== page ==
Puppy by George Saunders

1100 Words3 Pages
What comes to mind when one thinks of the word ‘puppy’? It is probable describe a puppy as a lovable, adorable, and cuddly companion. However, one might also identify the animal as a menace and a liability or even as a delicious source of food. Why does this single word hold so many meanings? One’s past experiences and biases influences these conflicting views and attitudes. For instance, an individual’s fond view of puppies may exist because they were raised with puppies and consequently grew affectionate toward the animals. On the contrary, if another individual has not bonded with puppies as pets, then they will share the latter point of view. In the short story “Puppy” by George Saunders, the multiple characters view single events and objects with contrasting perceptions. Therefore, instead of painting a precise picture of the characters and the plot, the story expresses several views regarding the morals of the characters, the motivations of their actions, and the meaning of the events that take place. In “Puppy”, George Saunders explores the theory that perception is not an elementary, universal definition of an object or idea, but a complex interpretation that is influenced by one’s unique and varying past experiences and opinions. The complexity of perception is evident in one the story’s narrator’s, Marie’s, vantage point. Marie, who is a product of an abusive family, is influenced by her past, as she perceives the relationship between Callie and her son, Bo. Saunders writes, describing Marie’s childhood experiences, “At least she’d [Marie] never locked on of them [her children] in a closet while entertaining a literal gravedigger in the parlor” (174). Marie’s mother did not embody the traditional traits of a maternal fig... ... middle of paper ... ...er desire to help Jimmy, which deviates from Marie’s motivations. Marie and Callie both value motherhood and the sale of the puppy. Yet, their beliefs towards these concepts vary greatly. These two women are symbolic to the differing perceptions of all human beings because no two individuals have identical experiences or values. George Saunders emphasizes, in the short story “Puppy”, that perception is not a unanimously decided meaning of a concept because every individual’s past inspires an exclusive outlook on life. These unique views are evident in the many distinctive preferences that individuals express. What makes one person excited may enrage someone else. How we see the world, other people, and ourselves is reliant on on perception. Works Cited Mays, Kelly J. ""Puppy"" The Norton Introduction to Literature. New York: W.W. Norton &, 2013. N. pag. Print.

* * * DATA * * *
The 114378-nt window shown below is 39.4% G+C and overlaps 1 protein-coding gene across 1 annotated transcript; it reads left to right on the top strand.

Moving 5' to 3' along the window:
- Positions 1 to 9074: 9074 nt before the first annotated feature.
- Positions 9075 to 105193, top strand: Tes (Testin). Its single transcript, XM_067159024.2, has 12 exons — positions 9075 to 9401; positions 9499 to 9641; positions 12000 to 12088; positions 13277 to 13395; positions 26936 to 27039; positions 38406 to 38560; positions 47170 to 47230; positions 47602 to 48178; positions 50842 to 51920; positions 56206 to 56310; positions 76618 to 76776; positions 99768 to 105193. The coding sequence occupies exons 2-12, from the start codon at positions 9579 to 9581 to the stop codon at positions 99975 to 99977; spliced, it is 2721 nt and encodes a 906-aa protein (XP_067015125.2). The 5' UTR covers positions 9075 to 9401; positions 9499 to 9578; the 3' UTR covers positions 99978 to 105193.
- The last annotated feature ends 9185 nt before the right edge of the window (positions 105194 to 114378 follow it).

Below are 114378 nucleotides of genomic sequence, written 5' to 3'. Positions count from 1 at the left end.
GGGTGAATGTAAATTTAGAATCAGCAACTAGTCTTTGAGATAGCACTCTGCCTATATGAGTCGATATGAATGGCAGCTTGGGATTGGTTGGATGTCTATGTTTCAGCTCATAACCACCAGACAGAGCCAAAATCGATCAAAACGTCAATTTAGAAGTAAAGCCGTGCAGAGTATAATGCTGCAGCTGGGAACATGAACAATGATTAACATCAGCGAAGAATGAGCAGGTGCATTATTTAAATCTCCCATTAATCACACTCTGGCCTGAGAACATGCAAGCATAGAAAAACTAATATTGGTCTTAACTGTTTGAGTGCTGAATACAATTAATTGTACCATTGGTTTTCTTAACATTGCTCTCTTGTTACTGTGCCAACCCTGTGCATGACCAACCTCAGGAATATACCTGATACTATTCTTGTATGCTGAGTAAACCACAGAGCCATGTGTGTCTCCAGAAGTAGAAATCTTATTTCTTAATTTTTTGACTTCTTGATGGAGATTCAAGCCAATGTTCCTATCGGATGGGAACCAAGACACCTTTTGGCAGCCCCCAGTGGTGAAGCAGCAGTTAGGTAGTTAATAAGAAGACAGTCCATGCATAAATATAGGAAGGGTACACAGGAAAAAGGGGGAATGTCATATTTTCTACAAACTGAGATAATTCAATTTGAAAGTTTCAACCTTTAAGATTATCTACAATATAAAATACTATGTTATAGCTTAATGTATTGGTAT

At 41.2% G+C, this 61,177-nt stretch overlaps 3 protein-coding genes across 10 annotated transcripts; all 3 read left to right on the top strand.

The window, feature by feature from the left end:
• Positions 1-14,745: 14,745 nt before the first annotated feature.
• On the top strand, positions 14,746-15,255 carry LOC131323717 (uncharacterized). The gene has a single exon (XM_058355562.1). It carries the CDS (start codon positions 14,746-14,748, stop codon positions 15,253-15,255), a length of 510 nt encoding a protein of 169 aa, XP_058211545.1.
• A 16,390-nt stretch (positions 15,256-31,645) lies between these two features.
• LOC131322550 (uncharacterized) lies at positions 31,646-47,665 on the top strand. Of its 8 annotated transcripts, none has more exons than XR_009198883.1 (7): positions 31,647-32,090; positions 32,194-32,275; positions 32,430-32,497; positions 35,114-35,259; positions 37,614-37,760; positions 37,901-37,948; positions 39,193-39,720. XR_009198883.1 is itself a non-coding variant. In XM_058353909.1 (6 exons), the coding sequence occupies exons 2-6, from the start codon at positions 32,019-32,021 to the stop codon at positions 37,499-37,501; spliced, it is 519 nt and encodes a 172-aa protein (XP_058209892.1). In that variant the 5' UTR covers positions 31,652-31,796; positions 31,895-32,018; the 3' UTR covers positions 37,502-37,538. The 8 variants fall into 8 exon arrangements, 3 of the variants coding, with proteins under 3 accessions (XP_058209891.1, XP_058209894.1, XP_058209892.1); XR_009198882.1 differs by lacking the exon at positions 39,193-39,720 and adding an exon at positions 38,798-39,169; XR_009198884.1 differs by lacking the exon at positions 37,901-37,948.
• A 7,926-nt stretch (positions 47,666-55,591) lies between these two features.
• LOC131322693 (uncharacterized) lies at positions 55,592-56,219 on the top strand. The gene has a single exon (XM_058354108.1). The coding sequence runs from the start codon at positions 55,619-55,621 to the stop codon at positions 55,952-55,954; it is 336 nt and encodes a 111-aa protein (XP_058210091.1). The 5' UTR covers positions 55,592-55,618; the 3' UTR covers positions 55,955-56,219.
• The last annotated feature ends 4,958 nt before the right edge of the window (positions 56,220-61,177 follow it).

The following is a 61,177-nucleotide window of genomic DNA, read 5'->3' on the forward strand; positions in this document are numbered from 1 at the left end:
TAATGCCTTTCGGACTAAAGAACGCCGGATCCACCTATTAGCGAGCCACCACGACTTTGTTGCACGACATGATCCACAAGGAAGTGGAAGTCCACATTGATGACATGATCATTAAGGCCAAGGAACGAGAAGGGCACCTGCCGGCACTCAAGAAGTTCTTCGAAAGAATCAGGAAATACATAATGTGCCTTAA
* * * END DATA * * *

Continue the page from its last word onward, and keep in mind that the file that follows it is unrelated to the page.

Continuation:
Open Document